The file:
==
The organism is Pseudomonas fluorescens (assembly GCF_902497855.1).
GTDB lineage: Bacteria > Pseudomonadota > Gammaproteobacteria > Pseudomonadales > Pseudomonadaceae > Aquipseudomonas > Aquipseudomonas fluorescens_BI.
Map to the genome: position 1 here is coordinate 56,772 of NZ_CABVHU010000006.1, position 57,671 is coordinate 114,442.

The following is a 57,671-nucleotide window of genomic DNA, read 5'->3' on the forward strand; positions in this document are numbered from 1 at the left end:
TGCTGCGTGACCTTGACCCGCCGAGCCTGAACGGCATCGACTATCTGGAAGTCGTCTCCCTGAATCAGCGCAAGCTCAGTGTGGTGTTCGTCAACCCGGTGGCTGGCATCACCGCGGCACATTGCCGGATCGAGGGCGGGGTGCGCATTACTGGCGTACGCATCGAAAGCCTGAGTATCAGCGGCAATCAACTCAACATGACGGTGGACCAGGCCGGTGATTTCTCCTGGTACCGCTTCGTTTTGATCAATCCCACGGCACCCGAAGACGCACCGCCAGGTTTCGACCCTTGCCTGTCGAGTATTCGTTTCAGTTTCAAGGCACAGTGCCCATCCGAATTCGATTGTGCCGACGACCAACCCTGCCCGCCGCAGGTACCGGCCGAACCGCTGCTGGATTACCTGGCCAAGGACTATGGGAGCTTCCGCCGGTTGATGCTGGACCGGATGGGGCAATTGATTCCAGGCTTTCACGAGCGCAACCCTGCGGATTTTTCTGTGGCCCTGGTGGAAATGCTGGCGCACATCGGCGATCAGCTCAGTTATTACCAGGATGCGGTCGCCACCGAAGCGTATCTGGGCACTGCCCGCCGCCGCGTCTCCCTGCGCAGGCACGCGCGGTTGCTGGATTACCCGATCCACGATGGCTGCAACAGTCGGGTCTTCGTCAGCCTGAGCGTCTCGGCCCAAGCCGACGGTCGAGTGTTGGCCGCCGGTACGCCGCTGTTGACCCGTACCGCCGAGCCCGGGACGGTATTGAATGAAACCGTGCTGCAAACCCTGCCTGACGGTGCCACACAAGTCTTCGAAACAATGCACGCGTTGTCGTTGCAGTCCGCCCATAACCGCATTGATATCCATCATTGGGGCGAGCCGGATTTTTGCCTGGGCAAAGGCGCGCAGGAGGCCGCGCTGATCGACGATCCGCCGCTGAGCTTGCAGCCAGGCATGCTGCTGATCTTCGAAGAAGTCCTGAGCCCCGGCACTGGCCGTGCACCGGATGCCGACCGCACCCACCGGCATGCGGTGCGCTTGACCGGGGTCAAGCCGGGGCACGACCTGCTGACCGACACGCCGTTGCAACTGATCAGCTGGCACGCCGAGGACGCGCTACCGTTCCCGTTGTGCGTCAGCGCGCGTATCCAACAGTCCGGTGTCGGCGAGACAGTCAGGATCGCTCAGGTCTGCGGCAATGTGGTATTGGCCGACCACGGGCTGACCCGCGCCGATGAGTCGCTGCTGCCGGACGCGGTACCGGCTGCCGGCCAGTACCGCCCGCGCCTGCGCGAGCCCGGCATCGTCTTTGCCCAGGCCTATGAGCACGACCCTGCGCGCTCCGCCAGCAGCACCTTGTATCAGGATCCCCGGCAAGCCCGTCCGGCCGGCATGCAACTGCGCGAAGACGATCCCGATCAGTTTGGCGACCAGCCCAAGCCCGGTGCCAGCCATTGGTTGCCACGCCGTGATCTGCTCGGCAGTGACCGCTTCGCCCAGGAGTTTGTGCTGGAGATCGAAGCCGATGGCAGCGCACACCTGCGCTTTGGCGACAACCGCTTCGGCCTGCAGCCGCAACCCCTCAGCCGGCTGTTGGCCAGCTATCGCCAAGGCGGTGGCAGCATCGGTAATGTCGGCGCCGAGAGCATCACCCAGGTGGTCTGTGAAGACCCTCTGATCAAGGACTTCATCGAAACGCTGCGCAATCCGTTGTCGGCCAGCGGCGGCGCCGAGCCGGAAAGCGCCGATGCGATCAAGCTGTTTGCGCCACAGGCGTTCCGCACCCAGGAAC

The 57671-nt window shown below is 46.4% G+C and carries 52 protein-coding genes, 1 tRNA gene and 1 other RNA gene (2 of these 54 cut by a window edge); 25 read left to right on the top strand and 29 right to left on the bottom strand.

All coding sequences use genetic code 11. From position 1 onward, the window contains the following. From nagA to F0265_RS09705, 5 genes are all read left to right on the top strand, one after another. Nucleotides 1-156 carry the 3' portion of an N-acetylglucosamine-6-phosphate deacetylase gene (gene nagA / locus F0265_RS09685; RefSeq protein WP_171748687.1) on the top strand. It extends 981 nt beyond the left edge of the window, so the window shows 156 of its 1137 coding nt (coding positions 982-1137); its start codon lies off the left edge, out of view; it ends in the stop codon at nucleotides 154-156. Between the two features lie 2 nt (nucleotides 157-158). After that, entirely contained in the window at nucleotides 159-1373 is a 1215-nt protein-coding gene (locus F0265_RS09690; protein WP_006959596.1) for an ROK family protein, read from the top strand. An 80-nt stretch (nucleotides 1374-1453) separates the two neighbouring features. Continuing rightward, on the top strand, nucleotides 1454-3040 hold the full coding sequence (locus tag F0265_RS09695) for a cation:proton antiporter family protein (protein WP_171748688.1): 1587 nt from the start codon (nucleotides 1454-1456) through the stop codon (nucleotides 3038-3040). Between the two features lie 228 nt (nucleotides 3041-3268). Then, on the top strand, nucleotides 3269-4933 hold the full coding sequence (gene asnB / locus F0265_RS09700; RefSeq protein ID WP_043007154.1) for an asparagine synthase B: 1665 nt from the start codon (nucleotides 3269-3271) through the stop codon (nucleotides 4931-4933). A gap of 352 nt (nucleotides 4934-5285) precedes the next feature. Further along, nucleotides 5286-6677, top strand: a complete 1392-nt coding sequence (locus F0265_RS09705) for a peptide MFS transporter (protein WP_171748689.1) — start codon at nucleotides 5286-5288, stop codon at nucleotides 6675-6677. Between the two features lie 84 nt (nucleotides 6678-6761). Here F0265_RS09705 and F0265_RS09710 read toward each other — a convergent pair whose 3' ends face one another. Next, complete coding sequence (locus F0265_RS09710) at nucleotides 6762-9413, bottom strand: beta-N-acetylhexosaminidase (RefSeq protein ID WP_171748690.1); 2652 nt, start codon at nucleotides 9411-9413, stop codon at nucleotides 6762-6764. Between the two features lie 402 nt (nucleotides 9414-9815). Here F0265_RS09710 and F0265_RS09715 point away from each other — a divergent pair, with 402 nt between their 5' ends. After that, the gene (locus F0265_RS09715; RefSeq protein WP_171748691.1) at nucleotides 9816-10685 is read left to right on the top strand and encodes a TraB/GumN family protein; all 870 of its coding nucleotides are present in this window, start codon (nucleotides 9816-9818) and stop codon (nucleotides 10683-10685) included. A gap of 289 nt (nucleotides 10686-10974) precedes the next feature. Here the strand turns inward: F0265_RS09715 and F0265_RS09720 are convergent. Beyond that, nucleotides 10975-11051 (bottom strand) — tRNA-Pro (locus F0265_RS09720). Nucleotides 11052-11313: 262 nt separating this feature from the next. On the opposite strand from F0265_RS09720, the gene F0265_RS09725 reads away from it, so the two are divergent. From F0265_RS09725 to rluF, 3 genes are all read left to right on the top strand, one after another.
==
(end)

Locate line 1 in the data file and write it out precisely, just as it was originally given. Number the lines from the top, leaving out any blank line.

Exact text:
The organism is Pseudomonas fluorescens (assembly GCF_902497855.1).